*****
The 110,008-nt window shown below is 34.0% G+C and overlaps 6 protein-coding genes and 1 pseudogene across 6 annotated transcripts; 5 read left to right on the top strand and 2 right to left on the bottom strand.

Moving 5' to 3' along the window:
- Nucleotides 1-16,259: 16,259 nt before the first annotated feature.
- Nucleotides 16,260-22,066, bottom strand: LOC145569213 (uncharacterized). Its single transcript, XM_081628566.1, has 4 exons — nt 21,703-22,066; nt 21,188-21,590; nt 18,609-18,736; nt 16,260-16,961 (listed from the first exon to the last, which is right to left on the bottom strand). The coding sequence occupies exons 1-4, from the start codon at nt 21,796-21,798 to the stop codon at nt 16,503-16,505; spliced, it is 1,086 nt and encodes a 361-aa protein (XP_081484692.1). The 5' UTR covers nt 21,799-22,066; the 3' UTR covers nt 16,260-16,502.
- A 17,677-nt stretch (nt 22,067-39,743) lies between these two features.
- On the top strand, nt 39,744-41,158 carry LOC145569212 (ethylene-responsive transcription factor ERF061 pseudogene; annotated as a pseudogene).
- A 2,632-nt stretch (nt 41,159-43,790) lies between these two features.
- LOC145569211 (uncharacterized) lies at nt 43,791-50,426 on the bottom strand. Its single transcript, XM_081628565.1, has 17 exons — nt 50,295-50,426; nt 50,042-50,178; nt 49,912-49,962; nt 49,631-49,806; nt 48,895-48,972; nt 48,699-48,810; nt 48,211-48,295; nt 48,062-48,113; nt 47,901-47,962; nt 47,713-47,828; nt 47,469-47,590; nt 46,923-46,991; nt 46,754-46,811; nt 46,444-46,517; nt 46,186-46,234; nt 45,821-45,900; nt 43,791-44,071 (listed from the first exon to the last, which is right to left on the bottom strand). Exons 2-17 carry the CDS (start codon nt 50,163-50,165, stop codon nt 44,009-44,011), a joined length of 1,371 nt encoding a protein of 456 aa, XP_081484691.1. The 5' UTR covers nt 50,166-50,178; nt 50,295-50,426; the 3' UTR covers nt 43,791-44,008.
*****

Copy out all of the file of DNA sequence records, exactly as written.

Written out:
The 110,008-nt window shown below is 34.0% G+C and overlaps 6 protein-coding genes and 1 pseudogene across 6 annotated transcripts; 5 read left to right on the top strand and 2 right to left on the bottom strand.

Moving 5' to 3' along the window:
- Nucleotides 1-16,259: 16,259 nt before the first annotated feature.
- Nucleotides 16,260-22,066, bottom strand: LOC145569213 (uncharacterized). Its single transcript, XM_081628566.1, has 4 exons — nt 21,703-22,066; nt 21,188-21,590; nt 18,609-18,736; nt 16,260-16,961 (listed from the first exon to the last, which is right to left on the bottom strand). The coding sequence occupies exons 1-4, from the start codon at nt 21,796-21,798 to the stop codon at nt 16,503-16,505; spliced, it is 1,086 nt and encodes a 361-aa protein (XP_081484692.1). The 5' UTR covers nt 21,799-22,066; the 3' UTR covers nt 16,260-16,502.
- A 17,677-nt stretch (nt 22,067-39,743) lies between these two features.
- On the top strand, nt 39,744-41,158 carry LOC145569212 (ethylene-responsive transcription factor ERF061 pseudogene; annotated as a pseudogene).
- A 2,632-nt stretch (nt 41,159-43,790) lies between these two features.
- LOC145569211 (uncharacterized) lies at nt 43,791-50,426 on the bottom strand. Its single transcript, XM_081628565.1, has 17 exons — nt 50,295-50,426; nt 50,042-50,178; nt 49,912-49,962; nt 49,631-49,806; nt 48,895-48,972; nt 48,699-48,810; nt 48,211-48,295; nt 48,062-48,113; nt 47,901-47,962; nt 47,713-47,828; nt 47,469-47,590; nt 46,923-46,991; nt 46,754-46,811; nt 46,444-46,517; nt 46,186-46,234; nt 45,821-45,900; nt 43,791-44,071 (listed from the first exon to the last, which is right to left on the bottom strand). Exons 2-17 carry the CDS (start codon nt 50,163-50,165, stop codon nt 44,009-44,011), a joined length of 1,371 nt encoding a protein of 456 aa, XP_081484691.1. The 5' UTR covers nt 50,166-50,178; nt 50,295-50,426; the 3' UTR covers nt 43,791-44,008.